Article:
The filmography of Elijah Wood has some dark moments, be it his depiction of the killer Kevin in Sin City or his twisted relationship with the titular canine in the sitcom Wilfred, which returns to FX on Wednesday. But there isn’t much in the Lord of the Rings actor’s résumé that would prepare you for his new movie, Maniac. Directed by Franck Khalfoun (P2) and co-penned by French gore-teur Alexandre Aja (High Tension, Piranha 3D) this remake of the 1980 cult slasher flick stars Wood as a mannequin renovator and serial killer whose passions come together in extremely violent fashion.
Below, Wood talks about Maniac — which opens this Friday at New York’s IFC Center and will also be available on VOD — his love of genre movies, and the upcoming horror film he can’t wait to see.
ENTERTAINMENT WEEKLY: What attracted you to Maniac?
ELIJAH WOOD: I was a fan of Alex Aja’s work, but the thing that intrigued me the most was the fact that it was for the most part entirely from the point-of-view of the killer. I’m not a huge fan of horror film remakes because I find that most of them don’t add anything to the original film. They’ve remade a lot of great movies and not done any justice to them. But this was an exception because I felt it was such a different take on the original material.
Because it’s a POV film, you always feel like you are in the presence of the killer. But, watching the movie, I had no idea how much you would have physically been on set.
It’s funny, because it was initially proposed as, “It’ll only be two weeks of work because we’re just going to shoot your reflection.” I think everyone was a little bit naïve — no one had made a POV film before, myself included. The thinking at the time was, “Well, we’ll just get a double for your hands or anything that needs to come in the frame.” I quickly realized that whoever’s hands those would be would have to be making my decisions. So I said, “I actually should be around every day.”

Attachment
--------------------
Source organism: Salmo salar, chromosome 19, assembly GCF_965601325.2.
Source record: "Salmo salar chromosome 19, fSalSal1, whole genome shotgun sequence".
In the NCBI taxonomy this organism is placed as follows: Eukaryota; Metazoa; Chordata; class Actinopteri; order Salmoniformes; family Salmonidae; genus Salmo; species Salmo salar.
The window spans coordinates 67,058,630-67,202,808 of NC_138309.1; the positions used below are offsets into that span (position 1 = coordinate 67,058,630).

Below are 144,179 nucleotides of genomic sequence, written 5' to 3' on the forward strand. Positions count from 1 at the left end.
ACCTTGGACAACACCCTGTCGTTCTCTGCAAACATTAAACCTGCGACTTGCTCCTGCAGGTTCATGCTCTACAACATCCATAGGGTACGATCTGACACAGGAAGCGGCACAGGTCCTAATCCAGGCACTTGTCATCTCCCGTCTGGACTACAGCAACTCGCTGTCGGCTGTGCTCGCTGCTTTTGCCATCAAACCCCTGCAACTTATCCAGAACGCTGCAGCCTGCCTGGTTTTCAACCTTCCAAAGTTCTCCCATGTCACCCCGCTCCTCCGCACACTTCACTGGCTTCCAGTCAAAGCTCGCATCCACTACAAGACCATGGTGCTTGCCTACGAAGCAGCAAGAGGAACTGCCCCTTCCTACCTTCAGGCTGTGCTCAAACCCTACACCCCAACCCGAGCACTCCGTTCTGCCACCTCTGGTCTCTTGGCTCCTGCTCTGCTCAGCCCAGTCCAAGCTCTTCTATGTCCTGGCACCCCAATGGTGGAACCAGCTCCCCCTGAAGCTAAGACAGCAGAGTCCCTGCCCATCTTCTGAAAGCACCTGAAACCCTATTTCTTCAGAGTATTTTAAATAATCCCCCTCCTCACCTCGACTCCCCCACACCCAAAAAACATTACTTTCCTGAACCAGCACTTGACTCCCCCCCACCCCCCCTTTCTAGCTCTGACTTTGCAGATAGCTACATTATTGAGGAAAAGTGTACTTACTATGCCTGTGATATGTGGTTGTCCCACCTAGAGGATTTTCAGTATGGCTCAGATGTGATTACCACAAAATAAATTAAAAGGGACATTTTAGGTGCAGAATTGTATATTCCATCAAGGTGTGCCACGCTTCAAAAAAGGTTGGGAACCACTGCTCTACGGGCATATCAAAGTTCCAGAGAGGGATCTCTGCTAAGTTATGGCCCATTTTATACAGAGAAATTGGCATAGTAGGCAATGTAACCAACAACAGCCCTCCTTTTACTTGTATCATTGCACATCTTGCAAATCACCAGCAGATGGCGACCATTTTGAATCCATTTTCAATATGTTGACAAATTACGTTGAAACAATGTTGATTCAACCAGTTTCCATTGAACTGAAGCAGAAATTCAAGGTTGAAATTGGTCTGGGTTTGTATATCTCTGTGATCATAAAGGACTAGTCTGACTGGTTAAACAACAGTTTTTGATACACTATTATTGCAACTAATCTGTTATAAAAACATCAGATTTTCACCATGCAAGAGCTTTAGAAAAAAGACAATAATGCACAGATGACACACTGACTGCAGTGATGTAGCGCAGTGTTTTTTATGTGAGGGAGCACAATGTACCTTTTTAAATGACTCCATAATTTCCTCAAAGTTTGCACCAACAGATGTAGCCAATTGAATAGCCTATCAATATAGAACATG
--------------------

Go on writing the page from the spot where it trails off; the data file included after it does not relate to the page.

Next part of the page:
It proved to be an incredible journey that we went on for those four weeks and far more challenging than I think any of us ever realized because of the limitations that shooting scenes in a POV perspective creates. Every day was a puzzle that we had to work out. We would block out the scene traditionally and then figure out how we would get the camera in there and then also how I would get myself in there.
I know you’re a big fan of horror movies. Were you looking to star in one?
It certainly helped that I’m a fan of the genre, but I wasn’t actively looking for a horror film at the time. I think the genre’s being served extremely well at the moment. There are some fantastic filmmakers in the U.S. that have made some great films in recent years and it’s exploding in other parts of the world. But I wasn’t really looking for a role, it just came to me. I was friends with one of the producers and that’s how it arrived at my doorstep.
This is the most extreme role you’ve ever played.
Was it fun to inhabit that space?
Absolutely. It provided a challenge which I’ve never had before, which was to try and make a killer like this, who is involved in such brutality, believable and to try to make him as rooted and grounded as possible. The notion of playing a darker character was intriguing to me. It’s not something that I’ve had the opportunity to do much in the past beyond Kevin in Sin City. To flesh out a character and try to find a great amount of complexity within a character, as opposed to just a single note of evil, was an exciting proposition.